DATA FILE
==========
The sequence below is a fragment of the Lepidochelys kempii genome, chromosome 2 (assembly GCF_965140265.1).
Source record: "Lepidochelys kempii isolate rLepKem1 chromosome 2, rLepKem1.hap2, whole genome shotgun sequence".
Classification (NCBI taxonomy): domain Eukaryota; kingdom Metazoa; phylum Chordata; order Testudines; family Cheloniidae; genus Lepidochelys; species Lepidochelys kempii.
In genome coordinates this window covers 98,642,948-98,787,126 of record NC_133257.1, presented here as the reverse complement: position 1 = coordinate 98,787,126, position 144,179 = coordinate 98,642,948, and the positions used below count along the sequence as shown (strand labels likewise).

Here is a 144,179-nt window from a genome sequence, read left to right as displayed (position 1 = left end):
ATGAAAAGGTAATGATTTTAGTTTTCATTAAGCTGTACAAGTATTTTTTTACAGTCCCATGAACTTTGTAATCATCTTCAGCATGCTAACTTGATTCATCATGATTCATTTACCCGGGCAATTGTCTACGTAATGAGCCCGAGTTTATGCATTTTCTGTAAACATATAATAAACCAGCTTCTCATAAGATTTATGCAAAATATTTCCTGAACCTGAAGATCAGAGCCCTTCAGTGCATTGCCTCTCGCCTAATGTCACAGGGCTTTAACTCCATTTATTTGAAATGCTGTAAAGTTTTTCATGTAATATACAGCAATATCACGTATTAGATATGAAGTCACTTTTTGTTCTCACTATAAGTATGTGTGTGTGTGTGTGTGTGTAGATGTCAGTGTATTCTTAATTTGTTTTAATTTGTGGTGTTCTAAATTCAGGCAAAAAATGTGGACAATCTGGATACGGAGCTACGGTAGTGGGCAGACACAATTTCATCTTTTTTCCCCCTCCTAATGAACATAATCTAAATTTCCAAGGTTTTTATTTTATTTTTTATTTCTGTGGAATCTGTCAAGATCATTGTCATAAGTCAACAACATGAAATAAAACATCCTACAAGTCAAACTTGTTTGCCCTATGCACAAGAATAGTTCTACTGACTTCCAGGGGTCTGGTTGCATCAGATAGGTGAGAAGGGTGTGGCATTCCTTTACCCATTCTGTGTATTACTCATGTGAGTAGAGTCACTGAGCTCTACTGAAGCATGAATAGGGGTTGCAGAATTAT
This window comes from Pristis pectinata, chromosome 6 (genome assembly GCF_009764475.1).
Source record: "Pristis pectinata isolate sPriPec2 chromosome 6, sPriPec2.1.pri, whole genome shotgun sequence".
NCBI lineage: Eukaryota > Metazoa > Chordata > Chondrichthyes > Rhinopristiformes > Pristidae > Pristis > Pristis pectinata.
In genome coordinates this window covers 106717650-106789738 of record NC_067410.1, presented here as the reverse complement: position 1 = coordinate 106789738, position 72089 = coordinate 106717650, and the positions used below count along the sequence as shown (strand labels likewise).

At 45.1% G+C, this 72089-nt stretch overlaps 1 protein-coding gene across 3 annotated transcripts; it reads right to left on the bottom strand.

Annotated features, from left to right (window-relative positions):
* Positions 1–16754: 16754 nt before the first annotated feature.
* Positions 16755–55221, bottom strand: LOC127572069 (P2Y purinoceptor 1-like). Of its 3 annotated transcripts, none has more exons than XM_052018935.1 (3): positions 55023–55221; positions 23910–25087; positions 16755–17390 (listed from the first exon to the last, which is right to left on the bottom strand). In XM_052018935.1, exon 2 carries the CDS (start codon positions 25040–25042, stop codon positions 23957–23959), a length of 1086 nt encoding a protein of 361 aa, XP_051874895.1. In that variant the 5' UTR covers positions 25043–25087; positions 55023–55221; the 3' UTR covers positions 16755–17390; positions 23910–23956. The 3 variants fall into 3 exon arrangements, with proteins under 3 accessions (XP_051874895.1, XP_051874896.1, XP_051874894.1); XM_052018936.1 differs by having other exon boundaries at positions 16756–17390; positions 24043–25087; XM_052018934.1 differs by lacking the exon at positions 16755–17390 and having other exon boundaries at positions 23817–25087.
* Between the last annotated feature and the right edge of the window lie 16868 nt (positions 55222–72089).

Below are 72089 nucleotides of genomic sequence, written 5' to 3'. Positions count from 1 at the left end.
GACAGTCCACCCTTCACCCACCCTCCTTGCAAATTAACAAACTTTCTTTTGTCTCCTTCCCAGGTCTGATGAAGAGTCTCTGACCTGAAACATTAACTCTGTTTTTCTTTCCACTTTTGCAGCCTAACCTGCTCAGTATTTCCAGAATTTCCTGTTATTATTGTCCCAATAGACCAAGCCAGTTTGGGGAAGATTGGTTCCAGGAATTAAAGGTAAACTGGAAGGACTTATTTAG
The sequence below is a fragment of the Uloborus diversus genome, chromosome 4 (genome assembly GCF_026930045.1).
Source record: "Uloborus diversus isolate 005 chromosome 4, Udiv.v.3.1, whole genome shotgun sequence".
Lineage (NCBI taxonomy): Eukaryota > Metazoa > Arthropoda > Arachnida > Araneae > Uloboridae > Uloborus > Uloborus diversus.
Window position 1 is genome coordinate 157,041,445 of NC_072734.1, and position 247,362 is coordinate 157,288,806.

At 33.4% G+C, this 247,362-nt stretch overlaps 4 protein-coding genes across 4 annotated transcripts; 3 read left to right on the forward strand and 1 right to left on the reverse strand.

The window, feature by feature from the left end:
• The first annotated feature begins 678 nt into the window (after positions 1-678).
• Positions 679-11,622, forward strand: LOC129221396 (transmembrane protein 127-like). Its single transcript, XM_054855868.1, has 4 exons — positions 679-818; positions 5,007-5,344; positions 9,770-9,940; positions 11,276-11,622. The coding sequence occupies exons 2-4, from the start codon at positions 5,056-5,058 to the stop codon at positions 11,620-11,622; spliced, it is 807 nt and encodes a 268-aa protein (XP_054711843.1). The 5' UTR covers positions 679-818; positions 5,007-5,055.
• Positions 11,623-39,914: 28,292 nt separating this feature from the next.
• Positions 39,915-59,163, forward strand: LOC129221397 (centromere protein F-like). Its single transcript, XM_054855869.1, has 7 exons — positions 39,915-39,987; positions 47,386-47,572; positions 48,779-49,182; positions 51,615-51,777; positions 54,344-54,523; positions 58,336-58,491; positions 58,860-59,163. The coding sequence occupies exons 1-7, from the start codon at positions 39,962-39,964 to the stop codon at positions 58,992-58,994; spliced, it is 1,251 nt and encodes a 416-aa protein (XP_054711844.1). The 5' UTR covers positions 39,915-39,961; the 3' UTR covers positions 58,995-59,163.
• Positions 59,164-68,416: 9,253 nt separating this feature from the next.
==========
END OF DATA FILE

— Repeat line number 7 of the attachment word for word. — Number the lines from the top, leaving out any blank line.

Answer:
This window comes from Pristis pectinata, chromosome 6 (genome assembly GCF_009764475.1).